Spring is here, so we’re chatting with Kat from Petal & Fern about all things floral, including some awesome tips for when doing DIY.
How did Petal & Fern get started?
After I finished floristry at TAFE, I started doing flowers for friends’ weddings, then for friends of friends – it really just grew from there. Today my work still focuses on weddings but I also do flowers for a lot of other events such as flower crown workshops for hens parties, which are heaps of fun.
Do you have any advice for people who would like to make their own flower arrangements for a party?
Proportions are really important in floristry, so take a close look at the vase you’ll be using. The height of your arrangement depends on the shape of the vase, but as a general rule the height of your arrangement from the top of the vase to the tallest flowers should at least be the same height as the vase, if not be a bit taller.
It takes a surprising amount of plant material to create an arrangement that looks really lush and full, so make sure you stock up on plenty of flowers and foliage! Pay close attention to the size of the opening of the vessel; the bigger the opening the more flowers you’ll usually need. If you’re on a budget, consider putting flowers in bottles – you can fill them quickly and won’t need to buy tons of blooms.
If you’re going to be running around organising a lot of other things on the day of the party, you probably don’t want to be arranging flowers too – consider using native or tropical flowers and you can make the arrangements a few days in advance.
We hear you’re a bit of a compulsive vase collector – do you have any tips for picking vases?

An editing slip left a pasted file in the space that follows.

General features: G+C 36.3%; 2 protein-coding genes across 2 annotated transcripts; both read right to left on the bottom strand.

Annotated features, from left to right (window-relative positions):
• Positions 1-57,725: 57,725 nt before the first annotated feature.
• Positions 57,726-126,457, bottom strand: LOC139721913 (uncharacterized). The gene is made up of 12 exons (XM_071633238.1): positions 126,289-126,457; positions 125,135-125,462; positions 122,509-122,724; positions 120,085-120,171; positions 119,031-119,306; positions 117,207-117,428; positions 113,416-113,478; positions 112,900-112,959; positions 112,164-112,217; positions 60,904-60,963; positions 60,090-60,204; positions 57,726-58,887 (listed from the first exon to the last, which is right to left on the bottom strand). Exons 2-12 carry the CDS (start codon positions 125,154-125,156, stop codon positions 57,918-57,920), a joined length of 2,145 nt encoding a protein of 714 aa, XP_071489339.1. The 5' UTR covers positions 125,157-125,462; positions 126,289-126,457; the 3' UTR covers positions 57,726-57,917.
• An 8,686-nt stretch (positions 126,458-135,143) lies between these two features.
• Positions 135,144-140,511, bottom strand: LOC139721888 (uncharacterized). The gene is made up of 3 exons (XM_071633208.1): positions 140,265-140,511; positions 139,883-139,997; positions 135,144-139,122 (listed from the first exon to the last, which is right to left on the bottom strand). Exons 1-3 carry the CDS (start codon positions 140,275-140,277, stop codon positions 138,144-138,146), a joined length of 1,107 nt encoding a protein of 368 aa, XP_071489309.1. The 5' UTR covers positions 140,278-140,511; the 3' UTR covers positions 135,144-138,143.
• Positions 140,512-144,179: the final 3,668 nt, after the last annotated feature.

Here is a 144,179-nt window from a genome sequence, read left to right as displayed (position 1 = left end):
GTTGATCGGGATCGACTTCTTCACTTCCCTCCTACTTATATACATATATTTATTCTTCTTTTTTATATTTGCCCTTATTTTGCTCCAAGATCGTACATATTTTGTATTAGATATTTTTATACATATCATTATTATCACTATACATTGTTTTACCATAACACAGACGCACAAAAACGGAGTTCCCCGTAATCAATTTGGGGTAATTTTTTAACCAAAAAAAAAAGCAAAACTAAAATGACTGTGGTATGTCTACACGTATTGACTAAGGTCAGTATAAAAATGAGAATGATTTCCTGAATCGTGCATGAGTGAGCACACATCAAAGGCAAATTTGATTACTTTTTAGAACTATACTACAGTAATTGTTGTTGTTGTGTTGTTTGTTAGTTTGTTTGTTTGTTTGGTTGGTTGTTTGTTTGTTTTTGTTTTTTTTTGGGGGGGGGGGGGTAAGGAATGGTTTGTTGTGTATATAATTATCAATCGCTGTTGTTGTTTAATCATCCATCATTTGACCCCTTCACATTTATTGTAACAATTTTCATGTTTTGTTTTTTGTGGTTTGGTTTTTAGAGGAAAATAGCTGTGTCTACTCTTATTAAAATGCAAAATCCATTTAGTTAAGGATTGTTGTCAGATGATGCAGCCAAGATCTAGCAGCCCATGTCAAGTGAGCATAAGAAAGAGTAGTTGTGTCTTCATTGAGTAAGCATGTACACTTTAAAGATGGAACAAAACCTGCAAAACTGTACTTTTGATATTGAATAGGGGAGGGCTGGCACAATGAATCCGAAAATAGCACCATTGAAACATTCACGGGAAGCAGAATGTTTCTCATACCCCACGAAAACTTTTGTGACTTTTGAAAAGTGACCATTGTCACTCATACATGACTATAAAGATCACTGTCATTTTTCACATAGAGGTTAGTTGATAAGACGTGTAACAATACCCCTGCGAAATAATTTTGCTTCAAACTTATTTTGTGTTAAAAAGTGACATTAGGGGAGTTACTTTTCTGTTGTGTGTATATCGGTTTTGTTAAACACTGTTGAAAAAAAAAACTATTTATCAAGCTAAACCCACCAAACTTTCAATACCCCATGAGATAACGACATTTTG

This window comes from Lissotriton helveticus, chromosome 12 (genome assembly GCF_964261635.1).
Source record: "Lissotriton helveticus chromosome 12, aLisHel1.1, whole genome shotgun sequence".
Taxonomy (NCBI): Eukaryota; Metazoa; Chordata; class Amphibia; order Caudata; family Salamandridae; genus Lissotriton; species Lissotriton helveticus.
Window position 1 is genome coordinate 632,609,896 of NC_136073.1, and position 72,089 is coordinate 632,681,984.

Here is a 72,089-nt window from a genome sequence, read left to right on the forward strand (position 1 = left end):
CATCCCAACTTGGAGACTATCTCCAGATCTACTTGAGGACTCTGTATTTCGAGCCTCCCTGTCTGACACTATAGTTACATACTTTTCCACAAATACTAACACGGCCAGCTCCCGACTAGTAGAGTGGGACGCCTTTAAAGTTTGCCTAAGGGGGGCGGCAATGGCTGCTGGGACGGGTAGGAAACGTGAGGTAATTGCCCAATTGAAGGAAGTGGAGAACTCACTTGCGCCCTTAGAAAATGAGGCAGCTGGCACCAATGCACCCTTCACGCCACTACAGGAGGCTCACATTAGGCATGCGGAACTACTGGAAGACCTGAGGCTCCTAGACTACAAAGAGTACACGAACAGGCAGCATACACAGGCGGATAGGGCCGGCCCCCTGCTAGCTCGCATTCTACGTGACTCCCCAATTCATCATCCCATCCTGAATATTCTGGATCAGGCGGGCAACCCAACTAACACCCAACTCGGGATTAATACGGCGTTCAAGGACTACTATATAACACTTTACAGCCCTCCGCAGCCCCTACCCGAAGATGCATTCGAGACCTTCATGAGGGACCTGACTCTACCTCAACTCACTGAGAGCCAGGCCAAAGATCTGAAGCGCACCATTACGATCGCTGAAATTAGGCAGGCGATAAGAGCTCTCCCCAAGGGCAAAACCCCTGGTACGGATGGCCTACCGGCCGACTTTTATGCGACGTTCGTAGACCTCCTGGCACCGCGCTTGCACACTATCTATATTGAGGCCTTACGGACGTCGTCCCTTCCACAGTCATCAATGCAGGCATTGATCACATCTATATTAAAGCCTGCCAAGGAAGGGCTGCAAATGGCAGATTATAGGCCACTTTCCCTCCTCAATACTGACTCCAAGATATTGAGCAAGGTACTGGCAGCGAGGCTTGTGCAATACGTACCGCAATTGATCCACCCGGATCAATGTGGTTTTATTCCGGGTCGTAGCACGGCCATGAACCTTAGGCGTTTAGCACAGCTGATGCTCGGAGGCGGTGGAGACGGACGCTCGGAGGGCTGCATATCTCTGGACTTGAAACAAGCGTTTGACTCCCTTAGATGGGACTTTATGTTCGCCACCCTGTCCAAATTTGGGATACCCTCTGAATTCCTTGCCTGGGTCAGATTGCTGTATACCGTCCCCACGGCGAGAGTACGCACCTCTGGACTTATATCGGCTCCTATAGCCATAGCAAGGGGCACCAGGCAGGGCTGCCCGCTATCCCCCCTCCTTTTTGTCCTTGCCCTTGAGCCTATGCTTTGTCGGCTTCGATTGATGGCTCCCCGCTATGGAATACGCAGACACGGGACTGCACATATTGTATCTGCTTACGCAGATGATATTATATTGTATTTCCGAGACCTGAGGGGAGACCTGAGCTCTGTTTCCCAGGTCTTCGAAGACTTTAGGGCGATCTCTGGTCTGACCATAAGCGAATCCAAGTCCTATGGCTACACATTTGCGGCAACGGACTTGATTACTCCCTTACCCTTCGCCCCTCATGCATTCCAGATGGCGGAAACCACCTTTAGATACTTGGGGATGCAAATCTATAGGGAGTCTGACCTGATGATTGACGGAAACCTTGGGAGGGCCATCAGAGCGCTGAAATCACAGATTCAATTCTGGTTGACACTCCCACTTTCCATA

I love cut glass vases and the glazes on Australian pottery but I encourage people to think broadly about what you could put arrangements in, especially if you’re working to a theme.
Vintage drinking glasses and decanters, Campbell’s soup cans, teapots – if it holds water it can probably hold a flower arrangement!
Do you have any tips for keeping flowers alive for longer?
Keeping flowers in a cooler part of the house and away from direct sunlight always helps, and I definitely recommend replacing the water regularly and re-trimming the ends of the stems.
Remove leaves from the parts of the stems that will be sitting in water, as they’ll otherwise go off really quickly, which reduces the life of the arrangement.
A lot of florists sell sachets of flower food, but you can make your own by adding a tiny bit of sugar, lemon juice and bleach to the water.
What floral trends stand out for you?
At the moment flower arrangements tend to have a more free-flowing, unstructured shape to them. When you think about the ‘90s, wedding bouquets tended to be perfectly round, but now we’re seeing a lot more natural, even wild shapes, which I love.
As a general rule flowers don’t grow with perfectly straight stems or look absolutely identical to each other, so the style we’re seeing right now is really about embracing the natural beauty of the individual plants we work with, rather than trying to make the flowers fit a mold.
Do you have a favourite flower?
That’s a tough one, because every time I go to the flower markets I’m seeing something new, but I’ve loved dahlias for as long as I can remember. There’s so much variation and they always make a statement.
But so many flowers that come a close second: blushing bride proteas, sweet pea, hydrangea, delphinium, poppies, hellebores… I could go on for ages!